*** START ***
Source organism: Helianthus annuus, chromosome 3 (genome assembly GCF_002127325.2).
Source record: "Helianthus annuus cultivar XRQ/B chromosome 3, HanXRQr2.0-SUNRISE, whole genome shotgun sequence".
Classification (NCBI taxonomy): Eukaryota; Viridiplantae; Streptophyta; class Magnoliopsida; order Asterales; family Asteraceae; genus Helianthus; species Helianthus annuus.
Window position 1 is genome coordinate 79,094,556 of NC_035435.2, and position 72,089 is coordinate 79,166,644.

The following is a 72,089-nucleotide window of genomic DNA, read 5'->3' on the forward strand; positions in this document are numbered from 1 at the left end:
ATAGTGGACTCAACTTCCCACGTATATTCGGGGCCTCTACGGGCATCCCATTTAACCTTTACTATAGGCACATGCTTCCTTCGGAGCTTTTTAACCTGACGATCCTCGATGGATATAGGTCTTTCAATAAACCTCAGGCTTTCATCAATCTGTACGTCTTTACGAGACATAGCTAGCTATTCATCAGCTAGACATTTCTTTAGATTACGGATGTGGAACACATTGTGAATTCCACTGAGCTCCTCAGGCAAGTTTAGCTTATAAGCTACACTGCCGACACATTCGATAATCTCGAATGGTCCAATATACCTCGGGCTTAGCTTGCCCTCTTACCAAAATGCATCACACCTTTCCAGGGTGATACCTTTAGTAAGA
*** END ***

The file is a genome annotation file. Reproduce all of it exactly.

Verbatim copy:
Source organism: Helianthus annuus, chromosome 3 (genome assembly GCF_002127325.2).
Source record: "Helianthus annuus cultivar XRQ/B chromosome 3, HanXRQr2.0-SUNRISE, whole genome shotgun sequence".
Classification (NCBI taxonomy): Eukaryota; Viridiplantae; Streptophyta; class Magnoliopsida; order Asterales; family Asteraceae; genus Helianthus; species Helianthus annuus.
Window position 1 is genome coordinate 79,094,556 of NC_035435.2, and position 72,089 is coordinate 79,166,644.

The following is a 72,089-nucleotide window of genomic DNA, read 5'->3' on the forward strand; positions in this document are numbered from 1 at the left end:
ATAGTGGACTCAACTTCCCACGTATATTCGGGGCCTCTACGGGCATCCCATTTAACCTTTACTATAGGCACATGCTTCCTTCGGAGCTTTTTAACCTGACGATCCTCGATGGATATAGGTCTTTCAATAAACCTCAGGCTTTCATCAATCTGTACGTCTTTACGAGACATAGCTAGCTATTCATCAGCTAGACATTTCTTTAGATTACGGATGTGGAACACATTGTGAATTCCACTGAGCTCCTCAGGCAAGTTTAGCTTATAAGCTACACTGCCGACACATTCGATAATCTCGAATGGTCCAATATACCTCGGGCTTAGCTTGCCCTCTTACCAAAATGCATCACACCTTTCCAGGGTGATACCTTTAGTAAGA